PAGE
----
The study subjects were pregnant women recruited from 2 medical institutions of obstetrics in Osaka, Japan. All subjects provided written informed consent after the nature and possible consequences of the study had been explained. The study protocol was approved by the ethics committee at the Osaka City University Graduate School of Medicine and was performed in accordance with the Declaration of Helsinki. None of the applicants met the exclusion criteria for eligibility, including a history of 2009 influenza A (H1N1) infection, an acute febrile illness or signs of severe acute illness at the time of vaccination, a history of anaphylaxis due to vaccine components, or other inappropriate condition to receive vaccination. A total of 150 pregnant women were enrolled. The subjects received 2 subcutaneous injections of the 2009 monovalent inactivated influenza A (H1N1) vaccine into their arms 3 weeks apart (Lot. NM001A; Kitasato). Each vaccine contained 15 μg of hemagglutinin antigen. The vaccines did not contain thimerosal. The seed virus was prepared from reassortant vaccine virus A/California/7/2009 NYMC X-179A (New York Medical College), distributed by the Centers for Disease Control and Prevention in the United States. The vaccine was prepared in embryonated chicken eggs by using standard methods for the production of seasonal trivalent inactivated vaccine.
At the time of recruitment, subjects completed a self-administered questionnaire to collect the following information: age at vaccination, height and body weight before pregnancy, underlying illnesses (ie, heart disease, renal disease, liver disease, atopy, or asthma), 2009–2010 seasonal influenza vaccination before recruitment, and the date of vaccination (if vaccinated). The 2009–2010 seasonal influenza vaccine strains were A/Brisbane/59/2007 (H1N1), A/Uruguay/716/2007 (H3N2), and B/Brisbane/60/2008. Additionally, the subjects’ obstetricians completed a structured questionnaire to collect the following clinical information: gestational age, multiple pregnancy, and pregnancy-induced complications (ie, anemia, pregnancy-induced hypertension, or gestational diabetes).
Serum samples were collected at 3 time points: before vaccination (S0); 3 weeks after the first dose (S1); and 4 weeks after the second dose (S2). All serum specimens were kept at –80°C until assayed at the same time. Serum antibody levels to hemagglutinin were measured by the standard microtiter HAI method  with the same antigens as in the vaccine. All samples were assayed at the Kitasato Institute in February 2010.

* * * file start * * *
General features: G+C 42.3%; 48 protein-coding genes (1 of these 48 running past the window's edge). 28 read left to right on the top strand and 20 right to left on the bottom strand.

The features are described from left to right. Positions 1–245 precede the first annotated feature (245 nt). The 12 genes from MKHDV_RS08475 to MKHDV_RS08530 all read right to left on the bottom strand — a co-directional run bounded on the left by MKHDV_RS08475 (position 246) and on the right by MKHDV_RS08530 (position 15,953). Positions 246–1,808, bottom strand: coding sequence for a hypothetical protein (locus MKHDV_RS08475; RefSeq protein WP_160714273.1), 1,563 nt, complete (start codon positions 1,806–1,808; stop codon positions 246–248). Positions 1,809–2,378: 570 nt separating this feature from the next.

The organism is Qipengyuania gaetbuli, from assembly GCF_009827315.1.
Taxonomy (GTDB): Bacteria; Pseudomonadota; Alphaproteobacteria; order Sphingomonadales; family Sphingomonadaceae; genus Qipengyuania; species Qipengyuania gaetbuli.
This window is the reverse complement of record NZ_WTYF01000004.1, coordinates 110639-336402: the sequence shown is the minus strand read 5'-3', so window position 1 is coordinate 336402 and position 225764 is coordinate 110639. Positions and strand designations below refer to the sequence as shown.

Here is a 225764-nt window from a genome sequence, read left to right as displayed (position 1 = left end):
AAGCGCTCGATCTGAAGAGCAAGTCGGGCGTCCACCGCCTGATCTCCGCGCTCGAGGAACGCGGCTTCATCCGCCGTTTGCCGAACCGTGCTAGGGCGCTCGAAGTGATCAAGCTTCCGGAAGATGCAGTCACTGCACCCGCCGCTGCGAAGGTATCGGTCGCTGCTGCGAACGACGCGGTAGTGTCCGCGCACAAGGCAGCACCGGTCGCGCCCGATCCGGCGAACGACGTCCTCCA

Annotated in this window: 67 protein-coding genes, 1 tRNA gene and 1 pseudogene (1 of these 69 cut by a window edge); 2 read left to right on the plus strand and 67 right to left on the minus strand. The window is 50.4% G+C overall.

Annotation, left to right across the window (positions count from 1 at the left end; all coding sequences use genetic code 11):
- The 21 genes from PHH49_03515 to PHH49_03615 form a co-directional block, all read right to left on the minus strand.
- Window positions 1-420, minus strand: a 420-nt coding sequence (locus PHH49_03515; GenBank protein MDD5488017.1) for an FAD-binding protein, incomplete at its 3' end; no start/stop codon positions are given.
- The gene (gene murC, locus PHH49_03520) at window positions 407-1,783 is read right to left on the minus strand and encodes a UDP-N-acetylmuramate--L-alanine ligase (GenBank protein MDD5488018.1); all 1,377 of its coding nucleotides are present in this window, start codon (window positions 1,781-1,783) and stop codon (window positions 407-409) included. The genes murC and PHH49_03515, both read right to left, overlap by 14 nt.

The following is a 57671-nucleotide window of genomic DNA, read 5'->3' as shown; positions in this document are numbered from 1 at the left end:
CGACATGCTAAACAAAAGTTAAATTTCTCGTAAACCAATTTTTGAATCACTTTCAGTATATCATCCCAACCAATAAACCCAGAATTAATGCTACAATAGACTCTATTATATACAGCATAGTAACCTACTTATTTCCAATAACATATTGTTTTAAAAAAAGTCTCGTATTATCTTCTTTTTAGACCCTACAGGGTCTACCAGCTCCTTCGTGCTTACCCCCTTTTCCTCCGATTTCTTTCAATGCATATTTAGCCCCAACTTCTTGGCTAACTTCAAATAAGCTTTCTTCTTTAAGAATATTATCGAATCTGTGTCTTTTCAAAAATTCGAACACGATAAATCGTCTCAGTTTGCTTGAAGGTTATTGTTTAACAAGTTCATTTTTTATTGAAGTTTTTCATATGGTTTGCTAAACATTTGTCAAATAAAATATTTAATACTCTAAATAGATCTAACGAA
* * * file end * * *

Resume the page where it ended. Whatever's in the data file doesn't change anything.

The following outcomes were calculated to assess the immunogenicity of influenza vaccine: the geometric mean titer; the fold rise; the seroresponse rate (≥4-fold rise); and the seroprotection rate (postvaccination titer ≥1:40). For data processing, titers <1:10 were regarded as 1:5, and reciprocal antibody titers were analyzed after logarithmic transformation. The results were presented in the original scale by calculating the antilogarithm. Stratified analyses were performed to examine the effect of the following potential confounders: body mass index before pregnancy (tertile or <25.1 and ≥25.1); trimester (<16, 16–27, and ≥28 weeks); age at vaccination (tertile); 2009–2010 seasonal influenza vaccination (unvaccinated and vaccinated); duration between seasonal vaccination and H1N1 vaccination (unvaccinated, ≥20 days, and ≤19 days) and prevaccination titer (<1:10, 1:10–1:20, and ≥1:40). The significance of fold rise within a category was assessed by the Wilcoxon signed-rank test, and intercategory comparisons were made by either the Wilcoxon rank-sum test or the Kruskal-Wallis test. The t test, χ2 test, or Mantel-extension method for the trend test were also used where appropriate. Furthermore, the independent effects of potential confounders on antibody induction were evaluated by logistic regression. The models were constructed with seroresponse or seroprotection as the dependent variable and the above-mentioned potential confounders as explanatory variables. Odds ratios (ORs) and 95% confidence intervals (95% CIs) were calculated. All tests were 2-sided. All analyses were performed using SAS, version 9.1.3 (SAS Institute).
A total of 150 pregnant women received the first dose of vaccine between 7 November and 27 November 2009, and serum samples at 3 weeks after the first dose were collected from all of the subjects. Among these women, 142 received the second dose between 3 December and 18 December 2009, and serum samples at 4 weeks after the second dose were collected from 137 subjects. All subjects had a singleton pregnancy. Only 1 subject experienced a confirmed influenza A virus infection (as determined by the rapid test) between the first and the second dose and thus was excluded from the analyses. Eventually, data from 149 pregnant women were used for the immunogenicity analyses of the first dose, and data from 137 pregnant women were used for the analyses of the second dose. None of the subjects received both the 2009–2010 seasonal influenza vaccine and the 2009 monovalent influenza A (H1N1) vaccine at the same time. No severe adverse events for the pregnant women or their fetuses occurred after the first or second dose.